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Justifying The Mirror Of All Christian Kings

1279 words - 5 pages

Justifying The Mirror of All Christian Kings

Henry V does justify ‘The mirror of all Christian Kings’ He is a great
military leader, a good politician, a strong public speaker, a
religious man and therefore a ‘mirror of all Christian kings’ He is a
very strong Christian king and does what he has to do as a king. This
does make him look heartless however it was his duty.

When we look at Henry as a king we have to look in the context of
the situation. Kingly qualities required now in 2004 are different to
the ones in 1415 and indeed in Shakespeare’s time. In 1415 a king had
to be ruthless, a strong leader of men, a religious man, a good
politician and liked by his people. Nowadays being a statesperson and
a bridger of gaps is a head of states main role. This is very
different. Henry had added problems his father Henry IV had deposed
Richard II and Henry needed to solidify the Bolingbroke line.

A number of events take place in the play revealing Henry as a great
king. Looking at these scenes helps us see the true Henry and judge
whether he is the mirror of all Christian kings or not. At Henry’s
entrance we see true character. In his dealing with the Dauphin’s
‘gift’ we see his true colours. In this scene he emerges from his
youth. Before that he was seen as callous youth following ‘courses
vain’ with bad company such as Fallstaff ‘companies unlettered, rude
and shallow’. The Dauphin still believes Henry is like that. However
as Ely says ‘wholesome berries thrive and ripen best Neighboured by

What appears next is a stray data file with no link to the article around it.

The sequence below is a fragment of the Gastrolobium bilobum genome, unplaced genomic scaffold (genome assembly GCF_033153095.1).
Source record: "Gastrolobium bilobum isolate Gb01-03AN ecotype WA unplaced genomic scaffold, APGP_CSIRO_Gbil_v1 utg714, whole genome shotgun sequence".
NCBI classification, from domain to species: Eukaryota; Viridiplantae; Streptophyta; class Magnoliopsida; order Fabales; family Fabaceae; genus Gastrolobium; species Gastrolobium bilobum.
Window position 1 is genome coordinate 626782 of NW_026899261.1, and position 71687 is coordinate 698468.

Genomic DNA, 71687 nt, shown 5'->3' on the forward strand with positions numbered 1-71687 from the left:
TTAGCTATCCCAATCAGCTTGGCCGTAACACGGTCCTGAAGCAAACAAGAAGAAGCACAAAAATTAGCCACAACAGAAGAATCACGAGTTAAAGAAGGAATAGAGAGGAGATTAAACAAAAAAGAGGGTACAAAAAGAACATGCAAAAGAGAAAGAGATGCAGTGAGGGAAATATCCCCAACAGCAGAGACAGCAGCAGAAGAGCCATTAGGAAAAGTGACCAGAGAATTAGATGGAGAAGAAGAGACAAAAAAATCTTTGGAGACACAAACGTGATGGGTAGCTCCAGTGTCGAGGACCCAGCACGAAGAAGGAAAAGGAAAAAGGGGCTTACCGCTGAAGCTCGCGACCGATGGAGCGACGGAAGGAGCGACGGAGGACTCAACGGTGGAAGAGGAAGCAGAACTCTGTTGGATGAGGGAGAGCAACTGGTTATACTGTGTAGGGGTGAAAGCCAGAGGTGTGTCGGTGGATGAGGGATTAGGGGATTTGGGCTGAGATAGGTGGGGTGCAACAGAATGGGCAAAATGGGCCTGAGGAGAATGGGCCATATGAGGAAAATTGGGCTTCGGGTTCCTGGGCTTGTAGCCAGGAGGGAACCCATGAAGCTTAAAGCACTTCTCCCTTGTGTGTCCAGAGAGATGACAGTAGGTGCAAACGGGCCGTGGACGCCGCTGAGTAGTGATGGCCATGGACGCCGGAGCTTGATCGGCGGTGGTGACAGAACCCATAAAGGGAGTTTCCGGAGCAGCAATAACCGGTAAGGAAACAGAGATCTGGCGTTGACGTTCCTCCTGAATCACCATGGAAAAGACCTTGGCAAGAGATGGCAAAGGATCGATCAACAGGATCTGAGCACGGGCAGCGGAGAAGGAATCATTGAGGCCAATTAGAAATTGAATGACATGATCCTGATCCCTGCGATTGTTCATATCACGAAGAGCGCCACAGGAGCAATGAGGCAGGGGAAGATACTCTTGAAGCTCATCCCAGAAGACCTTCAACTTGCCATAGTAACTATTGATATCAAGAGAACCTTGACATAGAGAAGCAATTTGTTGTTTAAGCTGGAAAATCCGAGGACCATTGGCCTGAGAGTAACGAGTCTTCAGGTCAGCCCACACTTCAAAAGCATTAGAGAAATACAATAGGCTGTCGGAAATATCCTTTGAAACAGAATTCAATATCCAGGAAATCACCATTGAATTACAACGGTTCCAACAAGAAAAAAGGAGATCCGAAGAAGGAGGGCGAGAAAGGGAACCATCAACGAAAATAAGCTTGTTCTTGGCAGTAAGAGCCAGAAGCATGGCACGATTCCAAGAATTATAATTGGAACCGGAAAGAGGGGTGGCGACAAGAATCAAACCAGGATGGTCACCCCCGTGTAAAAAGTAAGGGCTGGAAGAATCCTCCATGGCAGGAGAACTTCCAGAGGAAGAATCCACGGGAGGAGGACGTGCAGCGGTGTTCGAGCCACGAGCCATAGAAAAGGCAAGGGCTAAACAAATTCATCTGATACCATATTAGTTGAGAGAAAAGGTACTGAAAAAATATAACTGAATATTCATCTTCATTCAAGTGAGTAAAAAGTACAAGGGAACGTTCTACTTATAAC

fruit of baser quality.’ This is very true ‘never came reformation in
such a flood’. Henry’s reply to the French ambassador is powerful and
strong. He vows to punish the dauphin for his scorn many will live to
‘curse the Dauphin’s scorn’. He threatens France and says that
‘thousands weep more than did laugh at it’.

The treatment of the traitors also shows off Henry’s kingly qualities.
It shows him to be a strong king. He also shows his cunning. By
talking to the traitors about a man who while he is drunk has been
foul mouthing the King luring them into trap they have asked for his
punishment. Then when the King tells them he knows about the plot they
have no right to beg for mercy ‘the mercy that was quick in us of
late’. He also shows cunning by punishing them so severely. He now
gains the support of his barons through fear and he shows himself as
being strong

Henry continues to show his qualities. At the siege of Harfleur and in
his speech before the battle of Agincourt. His speeches use rhetoric
to persuade his troops. In both speeches he appeals to the men’s
patriotism, and brotherhood. He continually uses the world England at
Harfleur ‘whose limbs were made in England’, ‘‘God for Harry, England
and Saint George.’’ And at Agincourt ‘gentlemen in England’. He pounds
home the...

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